OK, so now I know you are asking, then why, oh why, genius, would you sign up for Ironman? Because Ironman is more than a marathon. It's a complete challenge of the body, the mind and the spirit, not to mention intestinal fortitude. It's a chance to see what I'm really made of and am capable of.

With the weight of my secret off my shoulders, and my feet, we breeze across the bridge toward Seattle. At the end of the bridge, we head south, cruising along the lakefront. I still feel pretty strong, although I am starting to feel some fatigue. At one hour and 10 minutes (and approximately 7 miles), we turn around and start heading back. Jeff and I continue to chatter about Ironman and movies (Napoleon Dynamite is a hot topic for banter these days), just passing the time.

But on the return leg, we encountered a pretty stiff headwind. At the same time, the heaviness in my legs is beginning to grow and I'm beginning to feel the first twinge of pain through my mid-back. Time to take more of my electrolyte capsules. I took four before we started the run and I now I take four more. The capsules, taken in conjunction with my endurance training fuel, are supposed to keep me from cramping up and getting sick during long-distance training. The capsules are simple enough, but the endurance fuel tastes like orange-flavored paste. Let's just say, it's an acquired taste. But I have to get used to taking the supplements and fueling now since it will be a requirement on Ironman race day.

As we climb back onto the bridge, the pain in my back is growing, and being echoed by aches in my hips and feet. But it is the fatigue that is the real problem. I ... am ... running ... out ... of ... steam.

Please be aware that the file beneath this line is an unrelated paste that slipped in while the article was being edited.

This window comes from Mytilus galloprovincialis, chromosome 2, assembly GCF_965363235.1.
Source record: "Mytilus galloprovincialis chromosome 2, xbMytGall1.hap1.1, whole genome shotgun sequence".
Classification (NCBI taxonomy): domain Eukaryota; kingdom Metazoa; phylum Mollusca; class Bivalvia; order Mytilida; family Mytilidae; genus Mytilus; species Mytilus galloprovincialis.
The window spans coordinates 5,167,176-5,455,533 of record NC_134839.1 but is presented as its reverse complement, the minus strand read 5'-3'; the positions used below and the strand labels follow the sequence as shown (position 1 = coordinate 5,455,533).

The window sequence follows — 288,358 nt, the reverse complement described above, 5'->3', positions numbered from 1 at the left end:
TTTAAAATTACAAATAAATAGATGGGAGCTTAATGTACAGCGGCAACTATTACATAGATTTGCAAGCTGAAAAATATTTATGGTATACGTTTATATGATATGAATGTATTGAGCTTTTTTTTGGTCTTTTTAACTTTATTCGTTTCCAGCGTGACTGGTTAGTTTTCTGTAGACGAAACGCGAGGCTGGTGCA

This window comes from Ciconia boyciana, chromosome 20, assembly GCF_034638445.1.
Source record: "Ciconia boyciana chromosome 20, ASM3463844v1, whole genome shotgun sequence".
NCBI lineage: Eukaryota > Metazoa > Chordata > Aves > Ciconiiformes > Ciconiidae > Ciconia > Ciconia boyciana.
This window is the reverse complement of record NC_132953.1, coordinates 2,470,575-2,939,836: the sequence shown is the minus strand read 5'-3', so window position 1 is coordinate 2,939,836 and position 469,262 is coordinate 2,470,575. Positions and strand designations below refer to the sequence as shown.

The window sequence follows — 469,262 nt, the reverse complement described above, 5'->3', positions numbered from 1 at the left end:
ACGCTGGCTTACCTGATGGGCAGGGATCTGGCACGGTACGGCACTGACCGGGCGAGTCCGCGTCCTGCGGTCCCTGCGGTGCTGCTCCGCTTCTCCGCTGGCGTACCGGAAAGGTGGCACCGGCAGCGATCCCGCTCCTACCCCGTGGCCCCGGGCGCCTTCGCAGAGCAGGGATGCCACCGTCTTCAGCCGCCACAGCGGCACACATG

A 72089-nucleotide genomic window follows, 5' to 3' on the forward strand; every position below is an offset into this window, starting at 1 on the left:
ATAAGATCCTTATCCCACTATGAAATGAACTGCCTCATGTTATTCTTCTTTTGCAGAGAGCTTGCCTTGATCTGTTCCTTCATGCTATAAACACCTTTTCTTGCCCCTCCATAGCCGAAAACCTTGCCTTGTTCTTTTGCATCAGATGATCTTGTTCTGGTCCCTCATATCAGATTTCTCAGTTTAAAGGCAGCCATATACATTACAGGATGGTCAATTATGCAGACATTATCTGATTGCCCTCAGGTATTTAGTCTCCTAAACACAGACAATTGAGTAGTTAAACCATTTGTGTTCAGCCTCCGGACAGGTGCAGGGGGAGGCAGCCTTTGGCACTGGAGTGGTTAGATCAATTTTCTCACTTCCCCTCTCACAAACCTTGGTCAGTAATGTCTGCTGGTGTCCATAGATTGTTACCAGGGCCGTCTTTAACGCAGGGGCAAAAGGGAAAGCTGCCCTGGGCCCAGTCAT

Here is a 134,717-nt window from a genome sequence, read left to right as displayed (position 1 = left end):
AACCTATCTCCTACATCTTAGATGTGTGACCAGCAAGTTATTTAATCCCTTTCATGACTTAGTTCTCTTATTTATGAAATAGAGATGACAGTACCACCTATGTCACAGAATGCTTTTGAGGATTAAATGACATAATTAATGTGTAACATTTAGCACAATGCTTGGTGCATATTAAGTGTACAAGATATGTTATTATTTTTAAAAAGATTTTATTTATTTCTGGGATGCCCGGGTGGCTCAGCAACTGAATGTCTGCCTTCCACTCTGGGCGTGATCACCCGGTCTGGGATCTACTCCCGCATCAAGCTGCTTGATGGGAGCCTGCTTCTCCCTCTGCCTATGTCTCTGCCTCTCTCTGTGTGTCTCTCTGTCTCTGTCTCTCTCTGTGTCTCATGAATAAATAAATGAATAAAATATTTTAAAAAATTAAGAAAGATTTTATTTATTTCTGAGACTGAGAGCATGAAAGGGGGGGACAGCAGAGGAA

As I look across the 1.5 mile bridge, my mind starts playing tricks on me. Like in one of those dreams, where you are walking down a hallway that gets longer the more you walk, Mercer Island seems to be getting further and further away. Please, remind me again why I am doing this?

Just keep moving
It's safe to say that Jeff has taken note of my distress. The conversation has died. This is about survival now. Jeff moves out in front of me, all but pulling me forward. I don't look across the bridge anymore but focus my eyes on the back of Jeff's shoes. Just keep moving. And somehow, we reach the other side of the bridge.

With two miles left to go, I am in real pain. My legs are like blocks of concrete. My mind has turned to thoughts of a long, hot bath. And food. Lots of food, because I am HUNGRY.

GONG! And there you have it, folks, the lesson for this disasterous run. You can't expect to haul the mail with no fuel in the tank. The extra 30 minutes of sleep I gave myself cost me in the energy department because I cheated myself out of a real breakfast (protein, carbohydrates, you know FOOD). This is an area you cannot afford to skip. Like your mother told you, breakfast is the most important meal of the day, especially when you have a 12-mile run planned. We won't even mention the staying out late part. Another lesson learned.

Somehow, mostly thanks to my rabbit, Jeff, we make it back to the start at exactly 2 hours and 20 minutes. I am completely exhausted and my muscles are sore and stiffening by the second. There is no sense of accomplishment or satisfaction. I want ibuprofen. I want to curl up into a ball and sleep for the next week. I want chocolate. I want my mommy. I so hate running.

This is a bad day. And it won't be my last bad day on the road to Ironman. It's just one day, one filled with many painful lessons. The disappointment will pass. But for the next day or so, running had better give me a wide berth.